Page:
Mortgage Market Awaits Change

It is commonplace that the party in power will lose seats during mid-term elections. If the pollsters and pundits are correct, Tuesday might bring a fair sea change to Washington

The first two years of the present administration have featured sweeping changes to a number of areas near and dear to the mortgage and housing markets, from the distorting effects of homebuying incentives to financial market and regulatory reform. In the midst of crisis, unique steps were taken by central banks to support the economy and we seem likely to continue on this path. Huge stimulus packages have come and gone. Millions have lost their jobs, and a few more folks will join their ranks on Tuesday.

At this point, mortgage markets are waiting for change.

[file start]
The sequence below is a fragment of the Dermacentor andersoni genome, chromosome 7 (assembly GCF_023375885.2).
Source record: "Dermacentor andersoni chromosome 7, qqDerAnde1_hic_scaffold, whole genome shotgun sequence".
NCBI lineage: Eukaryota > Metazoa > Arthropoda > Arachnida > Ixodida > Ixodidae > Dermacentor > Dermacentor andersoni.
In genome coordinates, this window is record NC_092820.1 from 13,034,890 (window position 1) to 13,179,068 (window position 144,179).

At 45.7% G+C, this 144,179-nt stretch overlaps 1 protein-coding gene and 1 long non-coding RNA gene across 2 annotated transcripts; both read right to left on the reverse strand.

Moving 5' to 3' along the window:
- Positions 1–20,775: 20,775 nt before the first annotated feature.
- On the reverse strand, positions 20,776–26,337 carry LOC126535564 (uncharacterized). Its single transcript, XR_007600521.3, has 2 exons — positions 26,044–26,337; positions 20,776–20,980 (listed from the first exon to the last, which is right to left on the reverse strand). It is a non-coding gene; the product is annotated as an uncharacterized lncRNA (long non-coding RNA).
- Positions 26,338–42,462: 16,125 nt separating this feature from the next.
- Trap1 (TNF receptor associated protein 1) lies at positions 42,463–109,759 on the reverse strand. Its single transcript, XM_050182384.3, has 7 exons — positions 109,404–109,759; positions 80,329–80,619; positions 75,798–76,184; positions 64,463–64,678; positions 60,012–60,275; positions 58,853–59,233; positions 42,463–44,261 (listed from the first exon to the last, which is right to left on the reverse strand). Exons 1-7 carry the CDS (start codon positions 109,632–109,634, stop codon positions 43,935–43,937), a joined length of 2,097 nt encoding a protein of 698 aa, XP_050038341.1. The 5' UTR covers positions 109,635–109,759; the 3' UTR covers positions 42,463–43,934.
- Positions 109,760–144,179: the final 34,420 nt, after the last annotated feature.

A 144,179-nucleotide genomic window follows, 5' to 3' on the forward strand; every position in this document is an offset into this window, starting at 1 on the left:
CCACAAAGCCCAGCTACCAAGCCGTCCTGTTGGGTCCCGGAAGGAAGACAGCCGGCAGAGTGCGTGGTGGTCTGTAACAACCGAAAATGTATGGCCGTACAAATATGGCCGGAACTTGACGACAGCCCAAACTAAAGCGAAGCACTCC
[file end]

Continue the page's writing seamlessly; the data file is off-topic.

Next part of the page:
Interest rates remain low, of course. HSH’s overall mortgage tracker — our weekly Fixed-Rate Mortgage Indicator (FRMI) — found that the average rate for 30-year fixed-rate mortgages rose by six basis points (.06%), ending’s national survey at 4.64%. Important for first-time homebuyers and low-equity-stake refinances, FHA-backed loans are available at an average rate of 4.28%, while the overall average rate for hybrid 5/1 ARMs was 3.53% for the period.’s public data series include rates for conforming, jumbo, and most recently the GSE’s “high-limit” conforming products and so covers much of the mortgage-borrowing public.